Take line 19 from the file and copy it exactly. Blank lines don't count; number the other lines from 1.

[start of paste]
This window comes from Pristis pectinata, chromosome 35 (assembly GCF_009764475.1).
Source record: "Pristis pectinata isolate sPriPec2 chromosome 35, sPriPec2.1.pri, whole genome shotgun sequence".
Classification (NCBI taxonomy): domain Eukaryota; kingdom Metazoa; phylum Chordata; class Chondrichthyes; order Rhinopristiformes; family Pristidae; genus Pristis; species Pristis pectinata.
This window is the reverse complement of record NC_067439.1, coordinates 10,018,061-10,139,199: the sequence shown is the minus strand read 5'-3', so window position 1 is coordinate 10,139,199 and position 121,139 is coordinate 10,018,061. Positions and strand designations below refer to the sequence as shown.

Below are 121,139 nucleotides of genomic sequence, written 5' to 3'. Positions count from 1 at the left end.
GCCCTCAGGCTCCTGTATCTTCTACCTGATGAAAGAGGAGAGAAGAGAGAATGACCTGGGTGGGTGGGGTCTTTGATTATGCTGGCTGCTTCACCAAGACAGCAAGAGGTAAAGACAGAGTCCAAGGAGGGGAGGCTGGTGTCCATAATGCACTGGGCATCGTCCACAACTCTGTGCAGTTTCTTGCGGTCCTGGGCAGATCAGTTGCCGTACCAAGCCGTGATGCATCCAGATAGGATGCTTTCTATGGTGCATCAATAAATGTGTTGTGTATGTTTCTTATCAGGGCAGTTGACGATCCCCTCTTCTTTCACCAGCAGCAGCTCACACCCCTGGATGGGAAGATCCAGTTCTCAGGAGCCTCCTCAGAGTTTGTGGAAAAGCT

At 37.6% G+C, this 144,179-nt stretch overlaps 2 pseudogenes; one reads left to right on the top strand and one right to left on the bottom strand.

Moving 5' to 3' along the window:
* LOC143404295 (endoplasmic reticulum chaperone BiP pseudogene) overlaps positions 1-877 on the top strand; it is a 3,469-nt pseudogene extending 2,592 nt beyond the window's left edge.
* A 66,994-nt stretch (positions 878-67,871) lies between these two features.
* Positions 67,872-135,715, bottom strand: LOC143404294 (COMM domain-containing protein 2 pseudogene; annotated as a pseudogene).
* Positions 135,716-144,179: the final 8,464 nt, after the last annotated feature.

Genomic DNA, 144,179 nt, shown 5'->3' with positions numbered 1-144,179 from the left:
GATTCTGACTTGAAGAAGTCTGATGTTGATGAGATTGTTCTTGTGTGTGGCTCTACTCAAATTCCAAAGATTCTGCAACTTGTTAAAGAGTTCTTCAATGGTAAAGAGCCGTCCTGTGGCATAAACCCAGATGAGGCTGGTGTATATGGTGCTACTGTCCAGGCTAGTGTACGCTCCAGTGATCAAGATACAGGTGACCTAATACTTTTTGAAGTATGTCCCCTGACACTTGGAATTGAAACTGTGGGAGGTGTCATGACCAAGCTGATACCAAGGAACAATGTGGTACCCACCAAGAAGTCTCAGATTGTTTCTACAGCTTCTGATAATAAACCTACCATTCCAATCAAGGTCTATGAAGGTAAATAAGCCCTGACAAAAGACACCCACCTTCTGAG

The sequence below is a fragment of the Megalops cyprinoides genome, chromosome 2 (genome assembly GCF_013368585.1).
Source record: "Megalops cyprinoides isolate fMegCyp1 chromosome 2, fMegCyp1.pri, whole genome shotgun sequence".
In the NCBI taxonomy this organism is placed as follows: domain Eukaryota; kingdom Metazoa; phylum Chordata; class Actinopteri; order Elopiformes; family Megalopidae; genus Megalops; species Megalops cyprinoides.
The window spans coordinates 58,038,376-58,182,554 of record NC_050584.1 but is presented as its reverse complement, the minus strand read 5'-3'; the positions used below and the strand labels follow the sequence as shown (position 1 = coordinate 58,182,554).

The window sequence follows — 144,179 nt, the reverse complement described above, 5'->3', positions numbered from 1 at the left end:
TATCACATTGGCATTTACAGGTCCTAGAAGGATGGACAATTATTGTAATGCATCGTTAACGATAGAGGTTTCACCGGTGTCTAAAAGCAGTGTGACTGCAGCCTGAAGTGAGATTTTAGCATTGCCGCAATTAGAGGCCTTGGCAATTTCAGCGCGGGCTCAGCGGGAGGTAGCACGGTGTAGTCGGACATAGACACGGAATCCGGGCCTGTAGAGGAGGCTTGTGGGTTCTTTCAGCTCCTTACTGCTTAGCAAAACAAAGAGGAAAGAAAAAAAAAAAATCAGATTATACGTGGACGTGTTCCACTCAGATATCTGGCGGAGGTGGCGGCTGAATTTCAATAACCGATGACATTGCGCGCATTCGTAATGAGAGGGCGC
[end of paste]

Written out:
The window sequence follows — 144,179 nt, the reverse complement described above, 5'->3', positions numbered from 1 at the left end: